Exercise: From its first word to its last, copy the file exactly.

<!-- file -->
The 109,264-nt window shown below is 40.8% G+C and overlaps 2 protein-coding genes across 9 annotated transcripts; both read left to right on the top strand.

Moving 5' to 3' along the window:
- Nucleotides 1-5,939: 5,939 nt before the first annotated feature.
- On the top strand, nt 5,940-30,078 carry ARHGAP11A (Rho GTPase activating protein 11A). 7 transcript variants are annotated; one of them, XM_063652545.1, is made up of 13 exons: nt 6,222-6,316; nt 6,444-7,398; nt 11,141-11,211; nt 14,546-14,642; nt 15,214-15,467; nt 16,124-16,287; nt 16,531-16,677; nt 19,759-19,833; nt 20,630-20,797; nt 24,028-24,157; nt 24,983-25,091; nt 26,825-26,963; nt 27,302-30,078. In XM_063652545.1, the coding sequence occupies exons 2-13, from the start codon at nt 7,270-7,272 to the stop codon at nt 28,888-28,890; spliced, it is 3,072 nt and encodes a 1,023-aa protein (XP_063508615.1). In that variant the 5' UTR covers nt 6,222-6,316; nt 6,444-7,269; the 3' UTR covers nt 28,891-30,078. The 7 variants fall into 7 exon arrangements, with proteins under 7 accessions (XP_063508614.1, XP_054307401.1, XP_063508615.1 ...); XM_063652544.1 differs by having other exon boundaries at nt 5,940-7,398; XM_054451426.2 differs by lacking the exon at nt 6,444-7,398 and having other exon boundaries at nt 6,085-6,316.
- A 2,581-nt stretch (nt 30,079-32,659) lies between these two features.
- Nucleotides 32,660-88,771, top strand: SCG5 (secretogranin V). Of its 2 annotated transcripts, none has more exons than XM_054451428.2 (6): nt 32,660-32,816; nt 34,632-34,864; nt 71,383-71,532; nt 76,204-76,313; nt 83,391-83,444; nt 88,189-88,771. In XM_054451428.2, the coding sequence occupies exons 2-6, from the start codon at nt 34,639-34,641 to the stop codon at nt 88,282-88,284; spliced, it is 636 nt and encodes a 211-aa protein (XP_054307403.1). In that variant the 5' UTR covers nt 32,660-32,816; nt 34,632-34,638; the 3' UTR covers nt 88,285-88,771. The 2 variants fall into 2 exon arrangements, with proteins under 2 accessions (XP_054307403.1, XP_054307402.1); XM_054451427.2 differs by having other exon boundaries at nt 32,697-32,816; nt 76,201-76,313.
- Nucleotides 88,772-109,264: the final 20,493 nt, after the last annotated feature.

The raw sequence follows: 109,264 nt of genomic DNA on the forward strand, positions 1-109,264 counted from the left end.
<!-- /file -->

The 109,264-nt window shown below is 40.8% G+C and overlaps 2 protein-coding genes across 9 annotated transcripts; both read left to right on the top strand.

Moving 5' to 3' along the window:
- Nucleotides 1-5,939: 5,939 nt before the first annotated feature.
- On the top strand, nt 5,940-30,078 carry ARHGAP11A (Rho GTPase activating protein 11A). 7 transcript variants are annotated; one of them, XM_063652545.1, is made up of 13 exons: nt 6,222-6,316; nt 6,444-7,398; nt 11,141-11,211; nt 14,546-14,642; nt 15,214-15,467; nt 16,124-16,287; nt 16,531-16,677; nt 19,759-19,833; nt 20,630-20,797; nt 24,028-24,157; nt 24,983-25,091; nt 26,825-26,963; nt 27,302-30,078. In XM_063652545.1, the coding sequence occupies exons 2-13, from the start codon at nt 7,270-7,272 to the stop codon at nt 28,888-28,890; spliced, it is 3,072 nt and encodes a 1,023-aa protein (XP_063508615.1). In that variant the 5' UTR covers nt 6,222-6,316; nt 6,444-7,269; the 3' UTR covers nt 28,891-30,078. The 7 variants fall into 7 exon arrangements, with proteins under 7 accessions (XP_063508614.1, XP_054307401.1, XP_063508615.1 ...); XM_063652544.1 differs by having other exon boundaries at nt 5,940-7,398; XM_054451426.2 differs by lacking the exon at nt 6,444-7,398 and having other exon boundaries at nt 6,085-6,316.
- A 2,581-nt stretch (nt 30,079-32,659) lies between these two features.
- Nucleotides 32,660-88,771, top strand: SCG5 (secretogranin V). Of its 2 annotated transcripts, none has more exons than XM_054451428.2 (6): nt 32,660-32,816; nt 34,632-34,864; nt 71,383-71,532; nt 76,204-76,313; nt 83,391-83,444; nt 88,189-88,771. In XM_054451428.2, the coding sequence occupies exons 2-6, from the start codon at nt 34,639-34,641 to the stop codon at nt 88,282-88,284; spliced, it is 636 nt and encodes a 211-aa protein (XP_054307403.1). In that variant the 5' UTR covers nt 32,660-32,816; nt 34,632-34,638; the 3' UTR covers nt 88,285-88,771. The 2 variants fall into 2 exon arrangements, with proteins under 2 accessions (XP_054307403.1, XP_054307402.1); XM_054451427.2 differs by having other exon boundaries at nt 32,697-32,816; nt 76,201-76,313.
- Nucleotides 88,772-109,264: the final 20,493 nt, after the last annotated feature.

The raw sequence follows: 109,264 nt of genomic DNA on the forward strand, positions 1-109,264 counted from the left end.